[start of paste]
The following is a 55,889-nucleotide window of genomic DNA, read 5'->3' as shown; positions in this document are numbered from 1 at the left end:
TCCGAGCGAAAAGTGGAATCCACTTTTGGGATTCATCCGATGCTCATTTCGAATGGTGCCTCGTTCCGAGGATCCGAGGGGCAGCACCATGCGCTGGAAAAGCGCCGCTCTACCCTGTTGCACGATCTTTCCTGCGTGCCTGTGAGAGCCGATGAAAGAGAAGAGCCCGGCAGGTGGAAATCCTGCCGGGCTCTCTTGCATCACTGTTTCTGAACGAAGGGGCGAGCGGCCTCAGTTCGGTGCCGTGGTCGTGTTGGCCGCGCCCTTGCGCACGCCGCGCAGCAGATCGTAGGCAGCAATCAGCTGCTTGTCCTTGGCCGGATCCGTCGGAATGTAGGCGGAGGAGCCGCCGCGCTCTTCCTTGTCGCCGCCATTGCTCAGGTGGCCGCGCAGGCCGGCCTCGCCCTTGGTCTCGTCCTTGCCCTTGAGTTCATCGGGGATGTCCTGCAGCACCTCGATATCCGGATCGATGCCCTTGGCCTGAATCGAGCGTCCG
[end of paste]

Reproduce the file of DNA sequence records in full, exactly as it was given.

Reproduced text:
The following is a 55,889-nucleotide window of genomic DNA, read 5'->3' as shown; positions in this document are numbered from 1 at the left end:
TCCGAGCGAAAAGTGGAATCCACTTTTGGGATTCATCCGATGCTCATTTCGAATGGTGCCTCGTTCCGAGGATCCGAGGGGCAGCACCATGCGCTGGAAAAGCGCCGCTCTACCCTGTTGCACGATCTTTCCTGCGTGCCTGTGAGAGCCGATGAAAGAGAAGAGCCCGGCAGGTGGAAATCCTGCCGGGCTCTCTTGCATCACTGTTTCTGAACGAAGGGGCGAGCGGCCTCAGTTCGGTGCCGTGGTCGTGTTGGCCGCGCCCTTGCGCACGCCGCGCAGCAGATCGTAGGCAGCAATCAGCTGCTTGTCCTTGGCCGGATCCGTCGGAATGTAGGCGGAGGAGCCGCCGCGCTCTTCCTTGTCGCCGCCATTGCTCAGGTGGCCGCGCAGGCCGGCCTCGCCCTTGGTCTCGTCCTTGCCCTTGAGTTCATCGGGGATGTCCTGCAGCACCTCGATATCCGGATCGATGCCCTTGGCCTGAATCGAGCGTCCG